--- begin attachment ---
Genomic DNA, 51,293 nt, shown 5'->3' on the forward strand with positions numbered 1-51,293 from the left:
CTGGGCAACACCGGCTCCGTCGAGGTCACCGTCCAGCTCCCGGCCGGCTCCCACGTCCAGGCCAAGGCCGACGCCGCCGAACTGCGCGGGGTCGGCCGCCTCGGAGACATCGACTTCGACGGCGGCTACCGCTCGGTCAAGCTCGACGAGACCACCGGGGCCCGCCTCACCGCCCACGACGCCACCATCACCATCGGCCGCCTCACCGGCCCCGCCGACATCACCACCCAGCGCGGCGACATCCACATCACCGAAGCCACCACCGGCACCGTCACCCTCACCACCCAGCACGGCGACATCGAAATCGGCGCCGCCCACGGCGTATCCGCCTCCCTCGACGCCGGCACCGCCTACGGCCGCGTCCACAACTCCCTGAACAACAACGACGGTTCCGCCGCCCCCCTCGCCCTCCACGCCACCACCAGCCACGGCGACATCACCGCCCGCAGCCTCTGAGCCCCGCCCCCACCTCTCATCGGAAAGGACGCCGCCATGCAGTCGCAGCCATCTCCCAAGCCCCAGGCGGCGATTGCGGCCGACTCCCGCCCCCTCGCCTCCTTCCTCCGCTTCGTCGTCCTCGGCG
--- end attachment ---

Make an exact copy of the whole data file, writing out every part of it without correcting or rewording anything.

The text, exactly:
Genomic DNA, 51,293 nt, shown 5'->3' on the forward strand with positions numbered 1-51,293 from the left:
CTGGGCAACACCGGCTCCGTCGAGGTCACCGTCCAGCTCCCGGCCGGCTCCCACGTCCAGGCCAAGGCCGACGCCGCCGAACTGCGCGGGGTCGGCCGCCTCGGAGACATCGACTTCGACGGCGGCTACCGCTCGGTCAAGCTCGACGAGACCACCGGGGCCCGCCTCACCGCCCACGACGCCACCATCACCATCGGCCGCCTCACCGGCCCCGCCGACATCACCACCCAGCGCGGCGACATCCACATCACCGAAGCCACCACCGGCACCGTCACCCTCACCACCCAGCACGGCGACATCGAAATCGGCGCCGCCCACGGCGTATCCGCCTCCCTCGACGCCGGCACCGCCTACGGCCGCGTCCACAACTCCCTGAACAACAACGACGGTTCCGCCGCCCCCCTCGCCCTCCACGCCACCACCAGCCACGGCGACATCACCGCCCGCAGCCTCTGAGCCCCGCCCCCACCTCTCATCGGAAAGGACGCCGCCATGCAGTCGCAGCCATCTCCCAAGCCCCAGGCGGCGATTGCGGCCGACTCCCGCCCCCTCGCCTCCTTCCTCCGCTTCGTCGTCCTCGGCG